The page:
Carbonized Loaf of Bread from Pompeii

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On 24 August 79 AD, Mount Vesuvius erupted explosively, burying Pompeii under a crust of volcanic ash. For the next seventeen centuries, the city would remain lost, forgotten and preserved, sealed in a time capsule.

Pompeians ate bread with most meals — with fruit at breakfast, at lunch and dinner dipped in olive oil or used to sop up sauces and stews. It was hard bread, made from coarse flour.

The poor couldn’t afford raised, yeasty loaves like this one; they ate unleavened bread, similar to pita bread. This carbonized loaf, found in an oven at Pompeii, must have been left untended when Vesuvius erupted.

Via Western Australian Museum.

This entry was posted in History, Science by Heretic. Bookmark the permalink.

About Heretic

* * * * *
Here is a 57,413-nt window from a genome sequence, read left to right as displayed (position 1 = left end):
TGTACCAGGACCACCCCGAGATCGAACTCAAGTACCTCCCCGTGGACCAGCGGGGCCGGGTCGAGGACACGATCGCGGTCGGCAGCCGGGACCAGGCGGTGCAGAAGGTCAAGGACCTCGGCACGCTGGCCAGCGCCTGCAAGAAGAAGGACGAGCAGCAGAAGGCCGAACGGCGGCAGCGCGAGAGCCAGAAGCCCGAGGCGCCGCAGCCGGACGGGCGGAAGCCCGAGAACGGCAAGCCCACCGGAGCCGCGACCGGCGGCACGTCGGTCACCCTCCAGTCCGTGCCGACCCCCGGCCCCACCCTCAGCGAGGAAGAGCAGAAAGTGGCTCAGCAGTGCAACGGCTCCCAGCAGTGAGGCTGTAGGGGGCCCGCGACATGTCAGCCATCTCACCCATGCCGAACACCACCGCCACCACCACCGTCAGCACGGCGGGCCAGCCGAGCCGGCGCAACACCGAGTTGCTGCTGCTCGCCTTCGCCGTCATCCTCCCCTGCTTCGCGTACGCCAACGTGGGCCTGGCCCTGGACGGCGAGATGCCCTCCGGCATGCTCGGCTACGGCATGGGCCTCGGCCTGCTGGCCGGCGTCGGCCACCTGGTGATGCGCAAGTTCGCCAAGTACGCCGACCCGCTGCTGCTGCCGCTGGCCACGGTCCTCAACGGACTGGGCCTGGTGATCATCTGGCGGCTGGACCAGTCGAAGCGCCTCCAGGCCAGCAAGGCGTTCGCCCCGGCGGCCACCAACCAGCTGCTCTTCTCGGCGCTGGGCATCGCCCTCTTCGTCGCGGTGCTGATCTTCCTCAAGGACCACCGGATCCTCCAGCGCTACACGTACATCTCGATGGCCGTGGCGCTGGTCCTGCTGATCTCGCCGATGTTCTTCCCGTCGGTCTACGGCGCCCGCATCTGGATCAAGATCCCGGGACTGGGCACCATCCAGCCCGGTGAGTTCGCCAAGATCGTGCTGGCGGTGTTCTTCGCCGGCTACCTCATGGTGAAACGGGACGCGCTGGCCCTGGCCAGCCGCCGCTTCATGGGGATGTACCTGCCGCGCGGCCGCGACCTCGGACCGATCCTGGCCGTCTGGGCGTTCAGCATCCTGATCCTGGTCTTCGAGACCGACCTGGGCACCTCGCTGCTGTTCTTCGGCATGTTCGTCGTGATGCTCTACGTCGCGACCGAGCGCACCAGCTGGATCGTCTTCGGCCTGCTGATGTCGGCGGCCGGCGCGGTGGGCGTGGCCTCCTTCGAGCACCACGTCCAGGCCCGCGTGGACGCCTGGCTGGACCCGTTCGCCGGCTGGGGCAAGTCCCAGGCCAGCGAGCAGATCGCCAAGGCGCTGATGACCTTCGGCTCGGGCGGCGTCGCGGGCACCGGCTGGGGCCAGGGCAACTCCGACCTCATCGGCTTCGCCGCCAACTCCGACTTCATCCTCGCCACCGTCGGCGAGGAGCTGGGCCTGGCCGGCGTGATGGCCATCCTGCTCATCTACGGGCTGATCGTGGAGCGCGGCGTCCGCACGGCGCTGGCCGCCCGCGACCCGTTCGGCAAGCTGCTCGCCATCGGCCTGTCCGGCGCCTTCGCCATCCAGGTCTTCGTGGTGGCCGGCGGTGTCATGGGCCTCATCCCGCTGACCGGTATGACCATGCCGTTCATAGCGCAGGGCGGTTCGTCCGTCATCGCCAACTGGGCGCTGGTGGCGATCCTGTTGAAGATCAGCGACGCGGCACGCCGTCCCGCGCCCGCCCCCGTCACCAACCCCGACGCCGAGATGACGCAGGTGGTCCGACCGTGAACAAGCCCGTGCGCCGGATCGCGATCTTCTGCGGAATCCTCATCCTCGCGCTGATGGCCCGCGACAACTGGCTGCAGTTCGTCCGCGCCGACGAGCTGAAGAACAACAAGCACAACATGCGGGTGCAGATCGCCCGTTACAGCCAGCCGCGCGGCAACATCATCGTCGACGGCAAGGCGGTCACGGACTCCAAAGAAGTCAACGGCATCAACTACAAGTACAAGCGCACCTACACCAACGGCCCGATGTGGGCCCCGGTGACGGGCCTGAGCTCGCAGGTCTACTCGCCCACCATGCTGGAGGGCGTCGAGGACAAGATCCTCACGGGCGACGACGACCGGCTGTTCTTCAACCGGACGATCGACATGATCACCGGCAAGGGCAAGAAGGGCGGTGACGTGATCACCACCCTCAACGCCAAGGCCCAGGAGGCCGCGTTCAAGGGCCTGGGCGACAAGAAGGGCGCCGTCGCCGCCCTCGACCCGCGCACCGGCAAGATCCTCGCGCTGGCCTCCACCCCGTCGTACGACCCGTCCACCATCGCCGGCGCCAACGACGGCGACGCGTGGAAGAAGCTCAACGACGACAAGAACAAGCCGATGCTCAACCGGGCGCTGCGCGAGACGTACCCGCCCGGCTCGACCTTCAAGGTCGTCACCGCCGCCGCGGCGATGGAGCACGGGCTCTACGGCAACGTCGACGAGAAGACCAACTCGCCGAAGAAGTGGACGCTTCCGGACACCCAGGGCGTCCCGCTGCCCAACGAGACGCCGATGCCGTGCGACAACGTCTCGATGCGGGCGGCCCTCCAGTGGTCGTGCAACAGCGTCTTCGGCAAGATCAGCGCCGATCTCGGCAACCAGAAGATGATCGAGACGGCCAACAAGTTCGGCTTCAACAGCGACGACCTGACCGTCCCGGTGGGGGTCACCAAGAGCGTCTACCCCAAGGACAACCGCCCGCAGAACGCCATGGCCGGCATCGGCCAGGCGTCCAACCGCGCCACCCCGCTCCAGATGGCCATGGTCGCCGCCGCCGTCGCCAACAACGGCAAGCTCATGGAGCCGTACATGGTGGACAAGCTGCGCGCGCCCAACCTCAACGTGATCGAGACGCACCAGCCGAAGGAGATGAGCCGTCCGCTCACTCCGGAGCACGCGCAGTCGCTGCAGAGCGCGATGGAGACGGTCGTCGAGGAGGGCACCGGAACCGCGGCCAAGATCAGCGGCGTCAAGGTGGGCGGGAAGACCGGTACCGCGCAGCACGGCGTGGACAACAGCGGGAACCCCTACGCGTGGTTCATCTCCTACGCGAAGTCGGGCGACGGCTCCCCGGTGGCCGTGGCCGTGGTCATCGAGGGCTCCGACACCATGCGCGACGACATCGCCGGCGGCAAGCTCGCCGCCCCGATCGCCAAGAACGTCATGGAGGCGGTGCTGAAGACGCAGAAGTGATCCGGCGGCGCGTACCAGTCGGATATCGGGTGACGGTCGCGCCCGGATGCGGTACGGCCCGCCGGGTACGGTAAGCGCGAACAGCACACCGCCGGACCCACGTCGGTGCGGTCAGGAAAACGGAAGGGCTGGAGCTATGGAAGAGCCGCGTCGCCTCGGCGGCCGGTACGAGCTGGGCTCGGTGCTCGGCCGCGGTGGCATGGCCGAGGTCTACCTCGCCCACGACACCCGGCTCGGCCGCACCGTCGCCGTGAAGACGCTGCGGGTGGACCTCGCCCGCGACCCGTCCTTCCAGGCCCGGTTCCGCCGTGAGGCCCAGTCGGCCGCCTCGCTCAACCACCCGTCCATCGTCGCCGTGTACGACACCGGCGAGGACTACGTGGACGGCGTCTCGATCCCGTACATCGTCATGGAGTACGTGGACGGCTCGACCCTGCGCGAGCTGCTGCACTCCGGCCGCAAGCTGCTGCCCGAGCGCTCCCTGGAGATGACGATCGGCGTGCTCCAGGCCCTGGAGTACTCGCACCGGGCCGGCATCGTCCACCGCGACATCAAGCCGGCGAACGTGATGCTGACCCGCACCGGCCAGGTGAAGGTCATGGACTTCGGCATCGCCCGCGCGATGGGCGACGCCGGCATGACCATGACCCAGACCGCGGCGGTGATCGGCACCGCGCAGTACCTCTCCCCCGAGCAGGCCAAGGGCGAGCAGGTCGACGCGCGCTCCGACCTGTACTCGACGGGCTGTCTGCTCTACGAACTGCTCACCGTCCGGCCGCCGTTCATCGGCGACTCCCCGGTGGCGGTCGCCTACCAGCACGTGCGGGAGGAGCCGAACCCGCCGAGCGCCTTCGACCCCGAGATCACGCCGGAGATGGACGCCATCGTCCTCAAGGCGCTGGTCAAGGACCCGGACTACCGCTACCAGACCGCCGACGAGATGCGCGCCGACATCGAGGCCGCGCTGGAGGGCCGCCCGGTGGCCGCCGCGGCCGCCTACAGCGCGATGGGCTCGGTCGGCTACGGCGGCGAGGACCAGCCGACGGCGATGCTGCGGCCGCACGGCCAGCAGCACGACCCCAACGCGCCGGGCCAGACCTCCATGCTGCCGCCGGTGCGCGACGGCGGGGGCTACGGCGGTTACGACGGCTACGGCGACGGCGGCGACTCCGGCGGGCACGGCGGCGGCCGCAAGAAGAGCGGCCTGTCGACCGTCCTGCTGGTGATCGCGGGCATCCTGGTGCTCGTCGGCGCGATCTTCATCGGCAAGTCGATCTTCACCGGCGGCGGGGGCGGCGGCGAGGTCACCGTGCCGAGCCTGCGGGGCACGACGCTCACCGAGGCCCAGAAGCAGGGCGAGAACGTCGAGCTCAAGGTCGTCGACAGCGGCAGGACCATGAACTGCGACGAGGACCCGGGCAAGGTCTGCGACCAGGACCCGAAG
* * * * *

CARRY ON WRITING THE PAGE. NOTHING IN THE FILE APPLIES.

I design video games for a living, write fiction, political theory and poetry for personal amusement, and train regularly in Western European 16th century swordwork. On frequent occasion I have been known to hunt for and explore abandoned graveyards, train tunnels and other interesting places wherever I may find them, but there is absolutely no truth to the rumor that I am preparing to set off a zombie apocalypse. Nothing that will stand up in court, at least. I use paranthesis with distressing frequency, have a deep passion for history, anthropology and sociological theory, and really, really, really hate mayonnaise. But I wash my hands after the writing. Promise.

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